The stock market did reasonably well on Wednesday, as strong results from the nation's largest tech company sent the Nasdaq Composite in particular to gains of half a percent. More broadly, major market benchmarks were up a bit less sharply, but dovish signs from the Federal Reserve and generally good performance on the earnings front pointed to favorable conditions in the U.S. economy. However, some individual companies didn't fare nearly as well, suffering from bad news that sent their shares down sharply. Cameco (NYSE:CCJ), Manhattan Associates (NASDAQ:MANH), and Rite Aid (NYSE:RAD) were among the worst performers on the day. Below, we'll look more closely at these stocks to tell you why they did so poorly.
Cameco deals with Japanese rejection
Uranium producer Cameco dropped 12% after the Canadian company received a termination notice from Tokyo Electric Power with respect to its uranium supply contract. The move comes after the shutdown of nuclear reactors across Japan following the Fukushima Daiichi nuclear plant meltdown in 2011, which has dramatically reduced the need for uranium in the island nation. Tokyo Electric used a force majeure clause to justify its move, but Cameco responded by rejecting the termination notice, arguing that the uranium producer instead has a cause of action against Tokyo Electric's default. Cameco reassured shareholders that it has the financial capacity to deal with the potential lost revenue from the incident, but investors aren't nearly as comfortable with the controversy.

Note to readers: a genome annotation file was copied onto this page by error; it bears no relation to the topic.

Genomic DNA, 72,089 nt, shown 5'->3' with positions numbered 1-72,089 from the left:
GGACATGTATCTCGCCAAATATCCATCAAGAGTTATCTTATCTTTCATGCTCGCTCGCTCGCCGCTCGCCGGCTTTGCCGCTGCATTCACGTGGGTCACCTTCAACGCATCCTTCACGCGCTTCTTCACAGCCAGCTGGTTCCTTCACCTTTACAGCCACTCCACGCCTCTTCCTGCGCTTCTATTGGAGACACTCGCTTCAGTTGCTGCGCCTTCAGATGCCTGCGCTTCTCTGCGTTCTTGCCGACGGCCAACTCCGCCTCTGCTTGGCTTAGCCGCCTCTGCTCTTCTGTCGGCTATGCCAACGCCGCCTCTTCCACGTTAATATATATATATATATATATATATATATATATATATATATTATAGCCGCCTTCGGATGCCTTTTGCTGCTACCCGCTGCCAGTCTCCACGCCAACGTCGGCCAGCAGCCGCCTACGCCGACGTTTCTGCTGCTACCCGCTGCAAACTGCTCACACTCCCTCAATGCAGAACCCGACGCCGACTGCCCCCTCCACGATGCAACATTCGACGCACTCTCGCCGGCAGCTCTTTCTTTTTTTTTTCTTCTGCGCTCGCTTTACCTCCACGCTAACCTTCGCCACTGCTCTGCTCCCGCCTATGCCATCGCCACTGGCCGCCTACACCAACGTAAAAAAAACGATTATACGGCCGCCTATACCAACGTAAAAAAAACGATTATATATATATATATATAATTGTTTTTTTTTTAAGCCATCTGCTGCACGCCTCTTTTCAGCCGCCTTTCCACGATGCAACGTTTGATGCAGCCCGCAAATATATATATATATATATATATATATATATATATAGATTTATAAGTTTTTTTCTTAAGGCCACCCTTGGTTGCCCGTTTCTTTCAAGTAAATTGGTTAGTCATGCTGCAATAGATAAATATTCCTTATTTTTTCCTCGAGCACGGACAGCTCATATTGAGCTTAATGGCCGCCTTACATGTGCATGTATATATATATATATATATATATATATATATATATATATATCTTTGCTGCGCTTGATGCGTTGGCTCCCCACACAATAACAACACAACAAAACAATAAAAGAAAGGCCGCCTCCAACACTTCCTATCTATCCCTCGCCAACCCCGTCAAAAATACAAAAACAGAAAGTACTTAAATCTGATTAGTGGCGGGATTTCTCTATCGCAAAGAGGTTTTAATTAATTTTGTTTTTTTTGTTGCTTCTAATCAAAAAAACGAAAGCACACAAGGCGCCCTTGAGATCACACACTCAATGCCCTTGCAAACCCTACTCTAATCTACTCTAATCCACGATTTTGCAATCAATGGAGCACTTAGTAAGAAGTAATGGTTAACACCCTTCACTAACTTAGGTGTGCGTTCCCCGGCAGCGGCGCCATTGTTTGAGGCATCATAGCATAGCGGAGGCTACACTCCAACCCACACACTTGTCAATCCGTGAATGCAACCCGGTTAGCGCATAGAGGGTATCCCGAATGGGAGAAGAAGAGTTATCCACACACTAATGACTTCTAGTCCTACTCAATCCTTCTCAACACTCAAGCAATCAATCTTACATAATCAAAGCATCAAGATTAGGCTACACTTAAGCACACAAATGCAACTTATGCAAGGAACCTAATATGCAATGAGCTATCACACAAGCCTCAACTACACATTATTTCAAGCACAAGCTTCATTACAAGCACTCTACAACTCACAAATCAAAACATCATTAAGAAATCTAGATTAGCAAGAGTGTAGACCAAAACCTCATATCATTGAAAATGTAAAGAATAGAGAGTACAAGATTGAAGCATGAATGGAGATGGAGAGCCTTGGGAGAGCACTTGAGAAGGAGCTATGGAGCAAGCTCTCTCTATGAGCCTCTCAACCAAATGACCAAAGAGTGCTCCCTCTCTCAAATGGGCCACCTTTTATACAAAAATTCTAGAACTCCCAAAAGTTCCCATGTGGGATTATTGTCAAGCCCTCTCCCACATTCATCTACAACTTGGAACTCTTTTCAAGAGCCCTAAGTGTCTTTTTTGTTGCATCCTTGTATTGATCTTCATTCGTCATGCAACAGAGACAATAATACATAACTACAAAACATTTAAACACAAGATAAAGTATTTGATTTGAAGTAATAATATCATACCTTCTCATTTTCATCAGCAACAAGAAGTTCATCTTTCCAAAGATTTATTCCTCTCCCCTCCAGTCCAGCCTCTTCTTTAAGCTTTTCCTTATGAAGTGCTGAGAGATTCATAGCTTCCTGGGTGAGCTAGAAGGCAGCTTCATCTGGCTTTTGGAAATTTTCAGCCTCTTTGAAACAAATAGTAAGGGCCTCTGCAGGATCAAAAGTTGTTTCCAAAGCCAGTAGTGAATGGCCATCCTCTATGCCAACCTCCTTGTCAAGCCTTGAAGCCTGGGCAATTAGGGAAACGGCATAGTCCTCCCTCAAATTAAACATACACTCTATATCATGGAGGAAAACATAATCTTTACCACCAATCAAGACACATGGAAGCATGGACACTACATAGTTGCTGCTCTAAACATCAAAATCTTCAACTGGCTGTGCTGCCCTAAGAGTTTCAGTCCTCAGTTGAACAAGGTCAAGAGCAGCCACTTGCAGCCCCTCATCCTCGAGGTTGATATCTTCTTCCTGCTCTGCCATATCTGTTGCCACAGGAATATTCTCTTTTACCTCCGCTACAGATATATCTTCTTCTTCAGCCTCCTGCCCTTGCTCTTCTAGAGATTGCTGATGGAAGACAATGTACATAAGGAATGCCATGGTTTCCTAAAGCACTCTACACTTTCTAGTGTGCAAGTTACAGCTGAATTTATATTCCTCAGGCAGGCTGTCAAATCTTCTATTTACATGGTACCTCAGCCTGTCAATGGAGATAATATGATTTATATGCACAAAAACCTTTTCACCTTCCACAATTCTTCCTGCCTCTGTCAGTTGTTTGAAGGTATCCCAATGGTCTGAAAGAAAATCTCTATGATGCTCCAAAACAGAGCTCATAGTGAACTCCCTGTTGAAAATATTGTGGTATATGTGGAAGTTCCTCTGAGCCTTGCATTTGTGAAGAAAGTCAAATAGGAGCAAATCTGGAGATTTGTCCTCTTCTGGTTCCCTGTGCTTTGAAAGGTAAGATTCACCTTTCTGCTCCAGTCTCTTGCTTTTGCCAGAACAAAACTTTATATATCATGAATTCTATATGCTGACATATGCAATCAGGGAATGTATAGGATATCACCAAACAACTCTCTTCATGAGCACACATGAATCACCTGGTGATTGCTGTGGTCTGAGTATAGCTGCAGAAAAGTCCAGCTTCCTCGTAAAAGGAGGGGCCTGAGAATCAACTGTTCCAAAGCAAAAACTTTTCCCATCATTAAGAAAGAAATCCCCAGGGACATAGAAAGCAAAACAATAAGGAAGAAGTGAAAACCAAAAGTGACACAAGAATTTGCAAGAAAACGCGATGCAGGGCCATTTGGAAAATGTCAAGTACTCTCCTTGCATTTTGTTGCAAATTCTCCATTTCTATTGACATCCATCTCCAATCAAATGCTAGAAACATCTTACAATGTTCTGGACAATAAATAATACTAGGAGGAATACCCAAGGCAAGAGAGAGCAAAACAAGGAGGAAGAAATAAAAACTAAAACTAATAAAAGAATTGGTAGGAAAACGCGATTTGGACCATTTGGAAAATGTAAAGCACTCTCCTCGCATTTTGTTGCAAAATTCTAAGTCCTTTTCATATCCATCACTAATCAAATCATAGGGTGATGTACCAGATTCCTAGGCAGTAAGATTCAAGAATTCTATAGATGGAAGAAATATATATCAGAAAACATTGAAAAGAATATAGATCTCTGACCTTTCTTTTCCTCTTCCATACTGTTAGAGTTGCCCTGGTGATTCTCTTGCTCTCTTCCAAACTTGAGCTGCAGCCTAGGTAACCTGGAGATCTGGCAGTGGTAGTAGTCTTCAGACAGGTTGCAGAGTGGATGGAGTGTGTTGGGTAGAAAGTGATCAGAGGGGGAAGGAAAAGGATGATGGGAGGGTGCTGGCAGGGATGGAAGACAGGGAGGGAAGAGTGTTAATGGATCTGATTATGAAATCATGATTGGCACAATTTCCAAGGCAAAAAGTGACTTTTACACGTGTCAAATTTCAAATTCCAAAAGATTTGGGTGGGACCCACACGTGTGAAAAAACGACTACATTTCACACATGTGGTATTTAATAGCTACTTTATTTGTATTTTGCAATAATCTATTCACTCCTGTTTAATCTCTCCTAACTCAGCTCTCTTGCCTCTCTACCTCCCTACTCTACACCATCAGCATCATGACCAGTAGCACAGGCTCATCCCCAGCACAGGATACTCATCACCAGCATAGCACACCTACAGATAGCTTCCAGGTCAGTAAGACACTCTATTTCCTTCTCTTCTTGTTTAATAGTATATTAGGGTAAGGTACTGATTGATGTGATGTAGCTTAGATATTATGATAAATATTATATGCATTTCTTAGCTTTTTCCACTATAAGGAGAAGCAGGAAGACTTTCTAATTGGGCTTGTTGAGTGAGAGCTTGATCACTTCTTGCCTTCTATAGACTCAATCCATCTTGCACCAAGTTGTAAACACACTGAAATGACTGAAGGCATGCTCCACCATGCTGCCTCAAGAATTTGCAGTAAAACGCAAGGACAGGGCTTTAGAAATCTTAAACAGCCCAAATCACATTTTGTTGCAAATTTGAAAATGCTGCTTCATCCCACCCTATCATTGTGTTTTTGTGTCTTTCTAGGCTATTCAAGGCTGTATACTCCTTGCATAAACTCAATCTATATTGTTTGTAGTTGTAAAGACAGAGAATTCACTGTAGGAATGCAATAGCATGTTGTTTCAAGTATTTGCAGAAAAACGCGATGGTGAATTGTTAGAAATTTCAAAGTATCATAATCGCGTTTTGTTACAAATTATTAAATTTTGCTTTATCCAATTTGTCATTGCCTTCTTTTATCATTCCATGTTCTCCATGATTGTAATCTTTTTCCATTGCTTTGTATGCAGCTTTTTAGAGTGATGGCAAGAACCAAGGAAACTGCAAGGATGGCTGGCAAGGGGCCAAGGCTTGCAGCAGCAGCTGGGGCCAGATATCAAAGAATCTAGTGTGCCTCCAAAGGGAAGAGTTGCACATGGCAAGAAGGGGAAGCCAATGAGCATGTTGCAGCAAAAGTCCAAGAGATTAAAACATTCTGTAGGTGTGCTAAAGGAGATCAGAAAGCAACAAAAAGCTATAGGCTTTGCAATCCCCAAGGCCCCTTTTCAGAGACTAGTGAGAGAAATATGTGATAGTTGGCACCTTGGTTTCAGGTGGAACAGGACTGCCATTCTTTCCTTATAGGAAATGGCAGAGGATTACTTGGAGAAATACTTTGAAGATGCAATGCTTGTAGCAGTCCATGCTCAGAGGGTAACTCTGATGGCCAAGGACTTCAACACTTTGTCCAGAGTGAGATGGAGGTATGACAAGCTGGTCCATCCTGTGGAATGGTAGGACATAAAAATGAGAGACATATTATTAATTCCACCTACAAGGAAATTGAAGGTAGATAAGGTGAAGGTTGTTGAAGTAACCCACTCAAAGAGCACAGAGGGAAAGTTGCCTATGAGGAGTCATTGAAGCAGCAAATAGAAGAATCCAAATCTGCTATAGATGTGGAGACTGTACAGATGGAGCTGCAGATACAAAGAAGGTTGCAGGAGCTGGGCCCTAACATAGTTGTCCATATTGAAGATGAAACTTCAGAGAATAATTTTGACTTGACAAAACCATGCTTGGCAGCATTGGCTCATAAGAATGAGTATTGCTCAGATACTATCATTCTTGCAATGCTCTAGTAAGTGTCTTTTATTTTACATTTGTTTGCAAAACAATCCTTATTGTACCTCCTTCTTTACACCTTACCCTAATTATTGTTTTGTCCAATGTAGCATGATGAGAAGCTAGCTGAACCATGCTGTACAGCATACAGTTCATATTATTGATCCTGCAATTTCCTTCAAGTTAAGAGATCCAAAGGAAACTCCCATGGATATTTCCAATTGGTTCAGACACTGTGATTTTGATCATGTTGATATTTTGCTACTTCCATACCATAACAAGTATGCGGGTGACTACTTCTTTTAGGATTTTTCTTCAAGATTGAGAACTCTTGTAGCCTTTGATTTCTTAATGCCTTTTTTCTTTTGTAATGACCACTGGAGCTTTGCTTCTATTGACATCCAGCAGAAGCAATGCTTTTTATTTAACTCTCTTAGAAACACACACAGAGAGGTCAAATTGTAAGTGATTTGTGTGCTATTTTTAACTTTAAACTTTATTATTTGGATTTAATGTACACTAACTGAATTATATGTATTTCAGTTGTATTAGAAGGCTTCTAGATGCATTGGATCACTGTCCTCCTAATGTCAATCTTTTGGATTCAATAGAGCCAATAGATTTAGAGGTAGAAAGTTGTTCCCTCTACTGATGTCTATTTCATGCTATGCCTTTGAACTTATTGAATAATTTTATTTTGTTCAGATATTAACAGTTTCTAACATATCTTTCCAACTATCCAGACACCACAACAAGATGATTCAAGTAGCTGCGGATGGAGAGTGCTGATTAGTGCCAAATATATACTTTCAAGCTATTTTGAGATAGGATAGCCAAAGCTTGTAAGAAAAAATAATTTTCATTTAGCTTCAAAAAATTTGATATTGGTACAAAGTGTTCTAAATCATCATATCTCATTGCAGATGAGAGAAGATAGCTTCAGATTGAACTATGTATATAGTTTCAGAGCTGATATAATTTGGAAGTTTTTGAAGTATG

Manhattan sees weaker prospects ahead
Manhattan Associates fell 7% following the release of its fourth-quarter financial report. The maker of supply chain management software posted a 4% rise in revenue that pushed its bottom line higher by 13%, with its greatest strength from its home Americas segment. Yet Manhattan's guidance for 2017 included sales growth projections of just 3% to 5%, and adjusted earnings could grow at an even slower 1% to 3% pace compared to 2016 levels. A weak environment in the retail industry is clearly having a downward impact on Manhattan Associates' growth capabilities, but investors still want to see evidence that the company can still squeeze out more attractive gains in its top and bottom lines than it currently expects.
Rite Aid keeps dealing with fallout
Finally, Rite Aid fell another 6%. After having accepted an amended merger agreement with Walgreens Boots Alliance (NASDAQ:WBA) that will dramatically reduce what Rite Aid shareholders receive if the deal is approved, the beleaguered drugstore chain now faces union pressure from a group representing 6,000 Rite Aid workers. According to the union, Rite Aid and Walgreens haven't gone far enough to ensure that the merger as structured meets antitrust issues. What workers fear is that a lack of competition will put workers in a weaker position to respond to what a union representative called "conditions which are conducive to abuse of power." Rite Aid investors apparently believe that with growing dissent about the deal, it's increasingly likely that Walgreens will simply back out or prove unable to get approval from regulators, and that could leave Rite Aid in a difficult situation from a competitive standpoint.